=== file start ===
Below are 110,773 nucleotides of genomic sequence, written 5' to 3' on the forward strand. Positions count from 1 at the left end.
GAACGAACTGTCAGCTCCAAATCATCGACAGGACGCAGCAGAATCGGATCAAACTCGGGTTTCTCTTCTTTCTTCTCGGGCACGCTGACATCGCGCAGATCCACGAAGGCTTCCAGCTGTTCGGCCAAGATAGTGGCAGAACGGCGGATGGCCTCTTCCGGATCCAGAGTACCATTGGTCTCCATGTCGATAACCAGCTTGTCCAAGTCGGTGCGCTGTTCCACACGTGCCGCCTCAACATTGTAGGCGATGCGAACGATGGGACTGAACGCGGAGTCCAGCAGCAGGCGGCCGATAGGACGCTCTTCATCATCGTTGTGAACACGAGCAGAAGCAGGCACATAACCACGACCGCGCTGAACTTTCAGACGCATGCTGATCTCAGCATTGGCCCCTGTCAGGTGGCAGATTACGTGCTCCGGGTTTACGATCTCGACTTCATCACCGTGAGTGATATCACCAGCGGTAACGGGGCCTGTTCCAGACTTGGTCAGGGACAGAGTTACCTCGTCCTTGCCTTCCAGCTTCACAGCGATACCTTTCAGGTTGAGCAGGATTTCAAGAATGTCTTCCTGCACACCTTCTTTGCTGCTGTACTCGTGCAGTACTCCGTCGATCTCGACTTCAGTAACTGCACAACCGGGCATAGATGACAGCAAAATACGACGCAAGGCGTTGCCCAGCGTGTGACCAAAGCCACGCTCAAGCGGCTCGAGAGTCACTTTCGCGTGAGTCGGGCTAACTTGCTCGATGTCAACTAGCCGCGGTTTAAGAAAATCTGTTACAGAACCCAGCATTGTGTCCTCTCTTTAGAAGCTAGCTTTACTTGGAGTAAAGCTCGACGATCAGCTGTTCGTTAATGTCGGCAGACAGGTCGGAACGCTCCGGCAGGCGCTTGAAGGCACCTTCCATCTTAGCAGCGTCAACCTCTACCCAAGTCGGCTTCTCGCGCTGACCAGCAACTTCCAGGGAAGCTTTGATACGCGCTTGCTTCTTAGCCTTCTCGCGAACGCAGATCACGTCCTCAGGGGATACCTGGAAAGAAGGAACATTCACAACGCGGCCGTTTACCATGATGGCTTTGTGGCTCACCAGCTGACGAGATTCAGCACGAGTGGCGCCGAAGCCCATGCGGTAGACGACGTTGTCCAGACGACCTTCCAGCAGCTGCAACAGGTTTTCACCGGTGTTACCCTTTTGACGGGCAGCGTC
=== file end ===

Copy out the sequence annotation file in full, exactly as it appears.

Below are 110,773 nucleotides of genomic sequence, written 5' to 3' on the forward strand. Positions count from 1 at the left end.
GAACGAACTGTCAGCTCCAAATCATCGACAGGACGCAGCAGAATCGGATCAAACTCGGGTTTCTCTTCTTTCTTCTCGGGCACGCTGACATCGCGCAGATCCACGAAGGCTTCCAGCTGTTCGGCCAAGATAGTGGCAGAACGGCGGATGGCCTCTTCCGGATCCAGAGTACCATTGGTCTCCATGTCGATAACCAGCTTGTCCAAGTCGGTGCGCTGTTCCACACGTGCCGCCTCAACATTGTAGGCGATGCGAACGATGGGACTGAACGCGGAGTCCAGCAGCAGGCGGCCGATAGGACGCTCTTCATCATCGTTGTGAACACGAGCAGAAGCAGGCACATAACCACGACCGCGCTGAACTTTCAGACGCATGCTGATCTCAGCATTGGCCCCTGTCAGGTGGCAGATTACGTGCTCCGGGTTTACGATCTCGACTTCATCACCGTGAGTGATATCACCAGCGGTAACGGGGCCTGTTCCAGACTTGGTCAGGGACAGAGTTACCTCGTCCTTGCCTTCCAGCTTCACAGCGATACCTTTCAGGTTGAGCAGGATTTCAAGAATGTCTTCCTGCACACCTTCTTTGCTGCTGTACTCGTGCAGTACTCCGTCGATCTCGACTTCAGTAACTGCACAACCGGGCATAGATGACAGCAAAATACGACGCAAGGCGTTGCCCAGCGTGTGACCAAAGCCACGCTCAAGCGGCTCGAGAGTCACTTTCGCGTGAGTCGGGCTAACTTGCTCGATGTCAACTAGCCGCGGTTTAAGAAAATCTGTTACAGAACCCAGCATTGTGTCCTCTCTTTAGAAGCTAGCTTTACTTGGAGTAAAGCTCGACGATCAGCTGTTCGTTAATGTCGGCAGACAGGTCGGAACGCTCCGGCAGGCGCTTGAAGGCACCTTCCATCTTAGCAGCGTCAACCTCTACCCAAGTCGGCTTCTCGCGCTGACCAGCAACTTCCAGGGAAGCTTTGATACGCGCTTGCTTCTTAGCCTTCTCGCGAACGCAGATCACGTCCTCAGGGGATACCTGGAAAGAAGGAACATTCACAACGCGGCCGTTTACCATGATGGCTTTGTGGCTCACCAGCTGACGAGATTCAGCACGAGTGGCGCCGAAGCCCATGCGGTAGACGACGTTGTCCAGACGACCTTCCAGCAGCTGCAACAGGTTTTCACCGGTGTTACCCTTTTGACGGGCAGCGTC